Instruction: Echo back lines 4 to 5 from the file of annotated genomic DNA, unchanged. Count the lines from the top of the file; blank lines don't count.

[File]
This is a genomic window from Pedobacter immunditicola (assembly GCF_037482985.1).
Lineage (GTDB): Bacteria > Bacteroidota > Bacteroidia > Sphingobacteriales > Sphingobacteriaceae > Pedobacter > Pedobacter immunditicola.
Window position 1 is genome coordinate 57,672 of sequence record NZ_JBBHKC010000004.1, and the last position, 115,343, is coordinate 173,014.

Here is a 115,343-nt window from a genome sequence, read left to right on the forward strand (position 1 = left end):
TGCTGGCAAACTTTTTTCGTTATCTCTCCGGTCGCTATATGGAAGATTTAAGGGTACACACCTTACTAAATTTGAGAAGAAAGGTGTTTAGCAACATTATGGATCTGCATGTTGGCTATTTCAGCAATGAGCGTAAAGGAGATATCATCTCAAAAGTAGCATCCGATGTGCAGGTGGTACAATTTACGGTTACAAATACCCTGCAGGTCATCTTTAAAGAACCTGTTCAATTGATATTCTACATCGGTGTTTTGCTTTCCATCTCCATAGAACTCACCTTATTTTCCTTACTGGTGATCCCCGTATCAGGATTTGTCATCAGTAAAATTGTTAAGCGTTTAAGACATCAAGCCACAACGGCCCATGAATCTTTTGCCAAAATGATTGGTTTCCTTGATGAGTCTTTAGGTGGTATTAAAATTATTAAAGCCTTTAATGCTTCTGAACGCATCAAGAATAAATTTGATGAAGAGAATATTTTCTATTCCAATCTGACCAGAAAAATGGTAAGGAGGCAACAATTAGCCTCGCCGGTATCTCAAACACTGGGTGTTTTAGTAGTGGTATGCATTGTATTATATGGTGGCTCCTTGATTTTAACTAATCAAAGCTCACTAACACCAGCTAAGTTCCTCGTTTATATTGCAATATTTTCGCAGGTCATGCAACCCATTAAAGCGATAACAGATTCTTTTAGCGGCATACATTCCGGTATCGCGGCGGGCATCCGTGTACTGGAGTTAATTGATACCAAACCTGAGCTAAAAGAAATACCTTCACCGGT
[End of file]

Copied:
Here is a 115,343-nt window from a genome sequence, read left to right on the forward strand (position 1 = left end):
TGCTGGCAAACTTTTTTCGTTATCTCTCCGGTCGCTATATGGAAGATTTAAGGGTACACACCTTACTAAATTTGAGAAGAAAGGTGTTTAGCAACATTATGGATCTGCATGTTGGCTATTTCAGCAATGAGCGTAAAGGAGATATCATCTCAAAAGTAGCATCCGATGTGCAGGTGGTACAATTTACGGTTACAAATACCCTGCAGGTCATCTTTAAAGAACCTGTTCAATTGATATTCTACATCGGTGTTTTGCTTTCCATCTCCATAGAACTCACCTTATTTTCCTTACTGGTGATCCCCGTATCAGGATTTGTCATCAGTAAAATTGTTAAGCGTTTAAGACATCAAGCCACAACGGCCCATGAATCTTTTGCCAAAATGATTGGTTTCCTTGATGAGTCTTTAGGTGGTATTAAAATTATTAAAGCCTTTAATGCTTCTGAACGCATCAAGAATAAATTTGATGAAGAGAATATTTTCTATTCCAATCTGACCAGAAAAATGGTAAGGAGGCAACAATTAGCCTCGCCGGTATCTCAAACACTGGGTGTTTTAGTAGTGGTATGCATTGTATTATATGGTGGCTCCTTGATTTTAACTAATCAAAGCTCACTAACACCAGCTAAGTTCCTCGTTTATATTGCAATATTTTCGCAGGTCATGCAACCCATTAAAGCGATAACAGATTCTTTTAGCGGCATACATTCCGGTATCGCGGCGGGCATCCGTGTACTGGAGTTAATTGATACCAAACCTGAGCTAAAAGAAATACCTTCACCGGT